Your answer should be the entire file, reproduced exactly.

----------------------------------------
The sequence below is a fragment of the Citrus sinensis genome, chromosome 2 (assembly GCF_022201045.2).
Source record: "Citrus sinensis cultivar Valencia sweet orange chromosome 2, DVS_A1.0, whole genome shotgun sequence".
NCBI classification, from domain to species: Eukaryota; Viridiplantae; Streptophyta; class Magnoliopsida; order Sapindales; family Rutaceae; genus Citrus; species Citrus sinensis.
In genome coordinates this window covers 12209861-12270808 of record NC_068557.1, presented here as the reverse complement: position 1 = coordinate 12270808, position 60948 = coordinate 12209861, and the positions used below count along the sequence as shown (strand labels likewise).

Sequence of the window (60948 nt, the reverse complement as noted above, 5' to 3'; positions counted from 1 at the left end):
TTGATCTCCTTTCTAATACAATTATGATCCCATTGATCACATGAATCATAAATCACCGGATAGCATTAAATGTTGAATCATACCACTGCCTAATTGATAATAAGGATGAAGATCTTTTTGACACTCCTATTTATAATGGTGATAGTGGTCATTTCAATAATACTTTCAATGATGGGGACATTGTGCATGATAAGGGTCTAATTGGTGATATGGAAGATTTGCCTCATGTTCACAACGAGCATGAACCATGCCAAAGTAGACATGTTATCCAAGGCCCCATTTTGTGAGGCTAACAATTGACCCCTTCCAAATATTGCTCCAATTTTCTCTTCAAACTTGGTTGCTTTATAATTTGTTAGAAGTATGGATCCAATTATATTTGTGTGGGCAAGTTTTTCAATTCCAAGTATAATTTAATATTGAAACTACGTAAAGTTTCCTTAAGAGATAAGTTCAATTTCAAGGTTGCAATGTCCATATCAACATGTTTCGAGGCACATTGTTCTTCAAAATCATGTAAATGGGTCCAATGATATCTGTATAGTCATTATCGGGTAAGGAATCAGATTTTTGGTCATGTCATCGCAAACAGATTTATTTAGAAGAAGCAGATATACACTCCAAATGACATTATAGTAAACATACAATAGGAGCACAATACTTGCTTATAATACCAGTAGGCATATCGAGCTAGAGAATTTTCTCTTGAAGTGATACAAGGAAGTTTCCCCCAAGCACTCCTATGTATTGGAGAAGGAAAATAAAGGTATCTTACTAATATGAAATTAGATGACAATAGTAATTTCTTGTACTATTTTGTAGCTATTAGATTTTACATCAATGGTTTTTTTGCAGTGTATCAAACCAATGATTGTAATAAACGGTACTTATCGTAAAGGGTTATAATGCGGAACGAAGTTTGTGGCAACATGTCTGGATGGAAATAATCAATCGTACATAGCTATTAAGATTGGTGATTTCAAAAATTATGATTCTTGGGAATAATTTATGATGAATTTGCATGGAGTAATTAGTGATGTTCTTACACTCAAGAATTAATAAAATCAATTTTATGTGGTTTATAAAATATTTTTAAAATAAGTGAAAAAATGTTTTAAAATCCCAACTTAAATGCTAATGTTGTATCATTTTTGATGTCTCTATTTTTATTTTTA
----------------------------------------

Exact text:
The sequence below is a fragment of the Citrus sinensis genome, chromosome 2 (assembly GCF_022201045.2).
Source record: "Citrus sinensis cultivar Valencia sweet orange chromosome 2, DVS_A1.0, whole genome shotgun sequence".
NCBI classification, from domain to species: Eukaryota; Viridiplantae; Streptophyta; class Magnoliopsida; order Sapindales; family Rutaceae; genus Citrus; species Citrus sinensis.
In genome coordinates this window covers 12209861-12270808 of record NC_068557.1, presented here as the reverse complement: position 1 = coordinate 12270808, position 60948 = coordinate 12209861, and the positions used below count along the sequence as shown (strand labels likewise).

Sequence of the window (60948 nt, the reverse complement as noted above, 5' to 3'; positions counted from 1 at the left end):
TTGATCTCCTTTCTAATACAATTATGATCCCATTGATCACATGAATCATAAATCACCGGATAGCATTAAATGTTGAATCATACCACTGCCTAATTGATAATAAGGATGAAGATCTTTTTGACACTCCTATTTATAATGGTGATAGTGGTCATTTCAATAATACTTTCAATGATGGGGACATTGTGCATGATAAGGGTCTAATTGGTGATATGGAAGATTTGCCTCATGTTCACAACGAGCATGAACCATGCCAAAGTAGACATGTTATCCAAGGCCCCATTTTGTGAGGCTAACAATTGACCCCTTCCAAATATTGCTCCAATTTTCTCTTCAAACTTGGTTGCTTTATAATTTGTTAGAAGTATGGATCCAATTATATTTGTGTGGGCAAGTTTTTCAATTCCAAGTATAATTTAATATTGAAACTACGTAAAGTTTCCTTAAGAGATAAGTTCAATTTCAAGGTTGCAATGTCCATATCAACATGTTTCGAGGCACATTGTTCTTCAAAATCATGTAAATGGGTCCAATGATATCTGTATAGTCATTATCGGGTAAGGAATCAGATTTTTGGTCATGTCATCGCAAACAGATTTATTTAGAAGAAGCAGATATACACTCCAAATGACATTATAGTAAACATACAATAGGAGCACAATACTTGCTTATAATACCAGTAGGCATATCGAGCTAGAGAATTTTCTCTTGAAGTGATACAAGGAAGTTTCCCCCAAGCACTCCTATGTATTGGAGAAGGAAAATAAAGGTATCTTACTAATATGAAATTAGATGACAATAGTAATTTCTTGTACTATTTTGTAGCTATTAGATTTTACATCAATGGTTTTTTTGCAGTGTATCAAACCAATGATTGTAATAAACGGTACTTATCGTAAAGGGTTATAATGCGGAACGAAGTTTGTGGCAACATGTCTGGATGGAAATAATCAATCGTACATAGCTATTAAGATTGGTGATTTCAAAAATTATGATTCTTGGGAATAATTTATGATGAATTTGCATGGAGTAATTAGTGATGTTCTTACACTCAAGAATTAATAAAATCAATTTTATGTGGTTTATAAAATATTTTTAAAATAAGTGAAAAAATGTTTTAAAATCCCAACTTAAATGCTAATGTTGTATCATTTTTGATGTCTCTATTTTTATTTTTA